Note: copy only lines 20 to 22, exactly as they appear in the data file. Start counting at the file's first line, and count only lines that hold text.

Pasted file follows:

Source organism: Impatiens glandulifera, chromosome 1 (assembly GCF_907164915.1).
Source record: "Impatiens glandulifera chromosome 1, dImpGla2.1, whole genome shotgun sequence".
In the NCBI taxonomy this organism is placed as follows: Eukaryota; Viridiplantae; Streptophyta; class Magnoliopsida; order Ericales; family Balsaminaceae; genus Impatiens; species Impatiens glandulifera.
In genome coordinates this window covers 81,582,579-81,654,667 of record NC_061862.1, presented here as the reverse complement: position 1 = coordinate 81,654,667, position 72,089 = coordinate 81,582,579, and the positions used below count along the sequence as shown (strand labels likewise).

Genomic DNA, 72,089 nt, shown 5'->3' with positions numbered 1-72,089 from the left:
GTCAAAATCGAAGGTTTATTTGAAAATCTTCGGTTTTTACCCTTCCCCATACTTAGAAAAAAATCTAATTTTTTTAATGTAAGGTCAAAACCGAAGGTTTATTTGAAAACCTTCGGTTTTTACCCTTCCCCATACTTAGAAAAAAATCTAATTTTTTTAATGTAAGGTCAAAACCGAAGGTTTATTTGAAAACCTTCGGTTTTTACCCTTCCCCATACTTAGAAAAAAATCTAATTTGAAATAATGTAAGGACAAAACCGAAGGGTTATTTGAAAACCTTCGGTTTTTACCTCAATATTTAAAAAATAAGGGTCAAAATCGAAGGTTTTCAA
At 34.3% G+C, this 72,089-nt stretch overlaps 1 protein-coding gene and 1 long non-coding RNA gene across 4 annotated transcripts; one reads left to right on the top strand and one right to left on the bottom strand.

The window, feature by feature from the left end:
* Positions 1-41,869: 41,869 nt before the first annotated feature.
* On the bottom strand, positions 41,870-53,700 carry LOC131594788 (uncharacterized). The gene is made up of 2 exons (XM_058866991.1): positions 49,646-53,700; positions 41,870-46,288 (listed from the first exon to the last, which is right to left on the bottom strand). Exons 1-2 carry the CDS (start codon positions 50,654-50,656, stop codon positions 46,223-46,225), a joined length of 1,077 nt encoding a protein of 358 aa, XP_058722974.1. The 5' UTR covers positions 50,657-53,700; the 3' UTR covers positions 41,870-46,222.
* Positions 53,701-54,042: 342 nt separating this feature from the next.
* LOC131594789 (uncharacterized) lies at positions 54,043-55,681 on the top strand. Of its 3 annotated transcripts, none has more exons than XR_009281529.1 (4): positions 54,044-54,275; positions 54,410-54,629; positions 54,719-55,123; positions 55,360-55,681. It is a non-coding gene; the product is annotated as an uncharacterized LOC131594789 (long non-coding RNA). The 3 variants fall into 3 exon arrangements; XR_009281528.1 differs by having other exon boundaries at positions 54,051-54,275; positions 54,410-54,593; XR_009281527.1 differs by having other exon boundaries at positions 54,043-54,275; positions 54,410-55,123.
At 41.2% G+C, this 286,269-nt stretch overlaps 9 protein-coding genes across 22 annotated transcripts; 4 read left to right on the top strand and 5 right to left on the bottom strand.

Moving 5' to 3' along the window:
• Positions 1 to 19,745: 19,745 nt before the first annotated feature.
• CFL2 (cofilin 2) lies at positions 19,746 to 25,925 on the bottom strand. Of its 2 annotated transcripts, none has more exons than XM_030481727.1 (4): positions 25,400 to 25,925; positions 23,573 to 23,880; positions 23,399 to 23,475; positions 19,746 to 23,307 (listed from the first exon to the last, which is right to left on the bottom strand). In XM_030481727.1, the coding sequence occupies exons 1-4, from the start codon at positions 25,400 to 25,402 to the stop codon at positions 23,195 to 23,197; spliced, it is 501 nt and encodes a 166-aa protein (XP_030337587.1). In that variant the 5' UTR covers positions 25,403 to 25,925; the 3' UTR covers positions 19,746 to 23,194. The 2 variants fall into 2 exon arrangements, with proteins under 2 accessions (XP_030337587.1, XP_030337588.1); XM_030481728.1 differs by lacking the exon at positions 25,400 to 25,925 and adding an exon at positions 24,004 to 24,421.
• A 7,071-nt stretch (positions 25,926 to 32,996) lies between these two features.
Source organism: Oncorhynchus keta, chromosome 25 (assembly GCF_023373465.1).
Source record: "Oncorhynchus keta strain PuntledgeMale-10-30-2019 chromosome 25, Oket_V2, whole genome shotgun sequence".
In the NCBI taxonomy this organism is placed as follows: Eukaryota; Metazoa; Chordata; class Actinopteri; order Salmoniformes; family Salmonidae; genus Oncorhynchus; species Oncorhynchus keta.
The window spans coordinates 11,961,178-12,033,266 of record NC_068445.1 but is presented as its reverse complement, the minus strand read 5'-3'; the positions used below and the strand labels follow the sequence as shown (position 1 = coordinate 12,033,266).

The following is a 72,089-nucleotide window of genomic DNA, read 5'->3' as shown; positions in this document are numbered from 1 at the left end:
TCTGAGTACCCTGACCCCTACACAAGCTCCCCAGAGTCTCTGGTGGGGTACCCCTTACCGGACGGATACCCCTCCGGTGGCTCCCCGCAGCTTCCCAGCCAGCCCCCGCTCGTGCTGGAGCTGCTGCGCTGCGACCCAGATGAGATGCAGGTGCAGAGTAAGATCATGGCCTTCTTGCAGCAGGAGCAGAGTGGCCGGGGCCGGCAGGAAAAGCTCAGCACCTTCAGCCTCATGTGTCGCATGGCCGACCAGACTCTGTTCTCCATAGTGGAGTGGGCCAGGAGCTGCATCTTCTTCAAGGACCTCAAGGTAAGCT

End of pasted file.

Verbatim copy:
In the NCBI taxonomy this organism is placed as follows: Eukaryota; Metazoa; Chordata; class Actinopteri; order Salmoniformes; family Salmonidae; genus Oncorhynchus; species Oncorhynchus keta.
The window spans coordinates 11,961,178-12,033,266 of record NC_068445.1 but is presented as its reverse complement, the minus strand read 5'-3'; the positions used below and the strand labels follow the sequence as shown (position 1 = coordinate 12,033,266).

The following is a 72,089-nucleotide window of genomic DNA, read 5'->3' as shown; positions in this document are numbered from 1 at the left end: